This interaction between the photographer and the conservator is doubly necessary in India, where so much remains to be known about the history of photography. A collaborative effort between the conservator and the photographer can yield not only to better understanding on part of the conservator, but greater insight into the technical art history of photographs. I recollect the first time I found out that many a time, while working on Indian Miniatures, conservators working on the wasli would find bills and ledgers on the interior sheets. While those scraps were a cost saving expedient for the maker of the wasli, for the conservator and the art historian, they are a valuable window into the world where the painting was made. I can only wonder what could emerge with conservators working on photographs. With an entire scientific arsenal at our disposal, we as conservators can make new inroads into the study of photographs. Using XRF and Raman spectroscopy to accurately trace the maker of anonymous photographs by process variation, identifying matériels, adding provenance to photos without any history, all these things are in the realm of possible.

For the longest time, a question troubled me. Why would calotypists import paper from Europe, at excessive cost, when paper making was firmly established in India? Why did Greenlaw not use paper from Sialkot, or Srinagar? Why didn't Samuel Bourne not print on Daphne paper from Nepal? Or did anonymous, and impecunious photographers use the ingenious paper for their work? Working with conservators and art historians, we can all try and answer questions like this, rather then relegating them to the mind of an itinerant graduate student. Would we find parallels between the photographic industry and the miniature painting schools in India? Was there exchange of information there? Answers to questions like these would make for greater knowledge in the history of arts in India, and the amateur art historian and photographer in me very excited.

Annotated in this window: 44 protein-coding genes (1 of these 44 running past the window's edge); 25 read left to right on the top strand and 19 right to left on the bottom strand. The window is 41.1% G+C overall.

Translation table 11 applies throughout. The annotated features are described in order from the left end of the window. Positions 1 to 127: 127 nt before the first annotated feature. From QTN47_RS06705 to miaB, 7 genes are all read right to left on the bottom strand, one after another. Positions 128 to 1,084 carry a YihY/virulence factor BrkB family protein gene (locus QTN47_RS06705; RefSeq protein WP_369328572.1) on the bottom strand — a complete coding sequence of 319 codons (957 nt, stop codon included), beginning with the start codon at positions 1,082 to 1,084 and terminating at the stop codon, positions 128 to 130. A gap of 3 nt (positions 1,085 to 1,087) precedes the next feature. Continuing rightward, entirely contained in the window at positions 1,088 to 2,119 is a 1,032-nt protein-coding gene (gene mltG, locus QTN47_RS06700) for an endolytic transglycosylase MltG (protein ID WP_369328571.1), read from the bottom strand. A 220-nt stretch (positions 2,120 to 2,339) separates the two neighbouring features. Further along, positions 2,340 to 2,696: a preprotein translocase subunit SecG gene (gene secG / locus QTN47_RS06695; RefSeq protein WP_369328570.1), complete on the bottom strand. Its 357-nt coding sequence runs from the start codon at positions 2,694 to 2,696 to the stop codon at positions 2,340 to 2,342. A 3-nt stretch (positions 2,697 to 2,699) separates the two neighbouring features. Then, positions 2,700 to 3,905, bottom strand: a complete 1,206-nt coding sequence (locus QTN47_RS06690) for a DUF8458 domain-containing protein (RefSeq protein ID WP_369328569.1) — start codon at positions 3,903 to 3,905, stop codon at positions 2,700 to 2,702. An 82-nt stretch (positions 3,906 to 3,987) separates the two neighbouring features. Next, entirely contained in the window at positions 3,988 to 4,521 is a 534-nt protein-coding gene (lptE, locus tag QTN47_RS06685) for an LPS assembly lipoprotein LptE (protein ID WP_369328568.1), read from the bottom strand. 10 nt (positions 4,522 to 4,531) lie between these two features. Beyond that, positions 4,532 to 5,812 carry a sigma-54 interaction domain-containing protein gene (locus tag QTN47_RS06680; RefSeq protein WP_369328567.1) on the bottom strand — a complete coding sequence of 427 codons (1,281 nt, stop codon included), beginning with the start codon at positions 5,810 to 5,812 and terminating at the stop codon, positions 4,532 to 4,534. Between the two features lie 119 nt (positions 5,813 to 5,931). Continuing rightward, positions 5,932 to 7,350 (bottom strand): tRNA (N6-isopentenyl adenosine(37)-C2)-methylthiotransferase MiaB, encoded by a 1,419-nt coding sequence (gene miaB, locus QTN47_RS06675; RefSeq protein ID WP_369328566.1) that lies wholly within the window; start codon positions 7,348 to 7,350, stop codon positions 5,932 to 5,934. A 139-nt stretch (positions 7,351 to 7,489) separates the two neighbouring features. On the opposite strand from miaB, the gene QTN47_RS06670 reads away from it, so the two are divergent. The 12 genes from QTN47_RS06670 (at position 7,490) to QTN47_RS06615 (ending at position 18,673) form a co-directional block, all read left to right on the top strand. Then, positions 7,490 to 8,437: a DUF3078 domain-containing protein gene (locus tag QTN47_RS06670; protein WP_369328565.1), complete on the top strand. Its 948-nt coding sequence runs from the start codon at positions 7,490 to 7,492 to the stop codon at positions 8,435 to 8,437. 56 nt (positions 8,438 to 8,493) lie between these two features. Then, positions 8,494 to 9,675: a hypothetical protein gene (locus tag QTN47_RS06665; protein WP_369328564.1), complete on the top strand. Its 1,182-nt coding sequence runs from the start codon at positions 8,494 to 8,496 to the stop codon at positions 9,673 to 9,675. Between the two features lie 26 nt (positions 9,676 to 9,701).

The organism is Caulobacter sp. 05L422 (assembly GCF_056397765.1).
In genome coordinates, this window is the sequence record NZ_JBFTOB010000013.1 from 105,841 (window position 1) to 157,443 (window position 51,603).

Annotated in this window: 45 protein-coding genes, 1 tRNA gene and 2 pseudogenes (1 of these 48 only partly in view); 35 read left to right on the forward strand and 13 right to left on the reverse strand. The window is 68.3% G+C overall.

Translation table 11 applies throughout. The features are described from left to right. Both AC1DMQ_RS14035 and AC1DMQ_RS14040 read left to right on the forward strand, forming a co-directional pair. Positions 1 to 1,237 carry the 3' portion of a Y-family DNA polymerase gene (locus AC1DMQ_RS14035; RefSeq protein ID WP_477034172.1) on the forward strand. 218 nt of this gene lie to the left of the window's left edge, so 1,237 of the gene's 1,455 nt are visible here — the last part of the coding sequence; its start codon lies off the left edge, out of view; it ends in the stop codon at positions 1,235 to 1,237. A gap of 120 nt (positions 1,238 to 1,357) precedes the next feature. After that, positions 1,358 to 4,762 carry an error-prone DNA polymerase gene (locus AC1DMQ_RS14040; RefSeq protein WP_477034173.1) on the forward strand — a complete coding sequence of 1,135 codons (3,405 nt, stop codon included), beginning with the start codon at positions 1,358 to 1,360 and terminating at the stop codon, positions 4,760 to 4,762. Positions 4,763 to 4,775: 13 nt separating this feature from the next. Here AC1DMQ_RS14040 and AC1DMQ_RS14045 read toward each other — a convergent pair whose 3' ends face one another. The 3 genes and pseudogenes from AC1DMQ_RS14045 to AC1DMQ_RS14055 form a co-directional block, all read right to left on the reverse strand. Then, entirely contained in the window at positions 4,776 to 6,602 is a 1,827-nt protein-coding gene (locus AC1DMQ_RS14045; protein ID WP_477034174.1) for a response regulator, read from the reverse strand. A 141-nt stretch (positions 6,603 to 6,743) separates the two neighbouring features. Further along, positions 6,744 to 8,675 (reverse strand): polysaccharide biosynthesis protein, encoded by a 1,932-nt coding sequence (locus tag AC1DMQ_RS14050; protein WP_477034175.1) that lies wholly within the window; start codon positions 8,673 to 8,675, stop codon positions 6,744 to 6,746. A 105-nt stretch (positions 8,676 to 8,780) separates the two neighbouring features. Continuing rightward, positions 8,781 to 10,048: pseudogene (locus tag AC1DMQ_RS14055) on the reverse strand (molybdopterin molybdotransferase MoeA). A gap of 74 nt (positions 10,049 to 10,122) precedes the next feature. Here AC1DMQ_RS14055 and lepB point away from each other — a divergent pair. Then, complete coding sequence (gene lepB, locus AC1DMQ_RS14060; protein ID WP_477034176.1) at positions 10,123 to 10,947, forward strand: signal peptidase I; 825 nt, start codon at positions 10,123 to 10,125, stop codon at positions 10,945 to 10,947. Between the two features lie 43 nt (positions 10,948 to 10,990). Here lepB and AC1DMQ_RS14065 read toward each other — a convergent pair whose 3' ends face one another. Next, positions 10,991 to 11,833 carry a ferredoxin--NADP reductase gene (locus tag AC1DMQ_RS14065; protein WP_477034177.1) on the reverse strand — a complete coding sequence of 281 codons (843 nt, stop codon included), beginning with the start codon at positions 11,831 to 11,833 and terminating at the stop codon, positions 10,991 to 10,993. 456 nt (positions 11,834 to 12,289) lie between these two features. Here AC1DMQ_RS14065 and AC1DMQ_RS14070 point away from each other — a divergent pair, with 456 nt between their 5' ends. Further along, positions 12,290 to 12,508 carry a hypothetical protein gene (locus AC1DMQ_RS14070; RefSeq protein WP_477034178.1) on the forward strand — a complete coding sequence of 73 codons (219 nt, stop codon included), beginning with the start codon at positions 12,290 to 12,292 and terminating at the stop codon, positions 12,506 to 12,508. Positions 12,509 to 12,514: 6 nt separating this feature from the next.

The question now arises, that how can we go forward with this greater engagement? I propose that the work in this direction be methodical and following precepts set forth by folklorists, and ethnologists. For those working in the field of historical photography, it is common knowledge that written materiel and patents are essentially useless for learning the process. The patent applicants would remove important parts of the technique, or obfuscate, to detract unscrupulous photographers willing to steal techniques.

However, the first part of the study of historical photographs should be a thorough literature review. Thankfully, most of the photographic literature is out of copyright and freely available online, for the benefit of antiquarians and researchers. Reading multiple accounts at one's leisure, a conservator can piece together the rudiments of the process across varying differing accounts.

The second step is recording the processes of contemporary workers. The methodology and the stories of the workers are not only a part of the intangible heritage of the photographic trade, but also a valuable resource for conservators, providing insights into the minutiae of the various processes. An oral history, or a video recording would not only suffice, but would also leave valuable materiel for the coming generations, so the knowledge of these processes does not die out.
As a side note, This is especially necessary in these troubled times when digital photography has completely uprooted film photography, and relegated its knowledge to nostalgic photographers and people with interest in the science behind photography.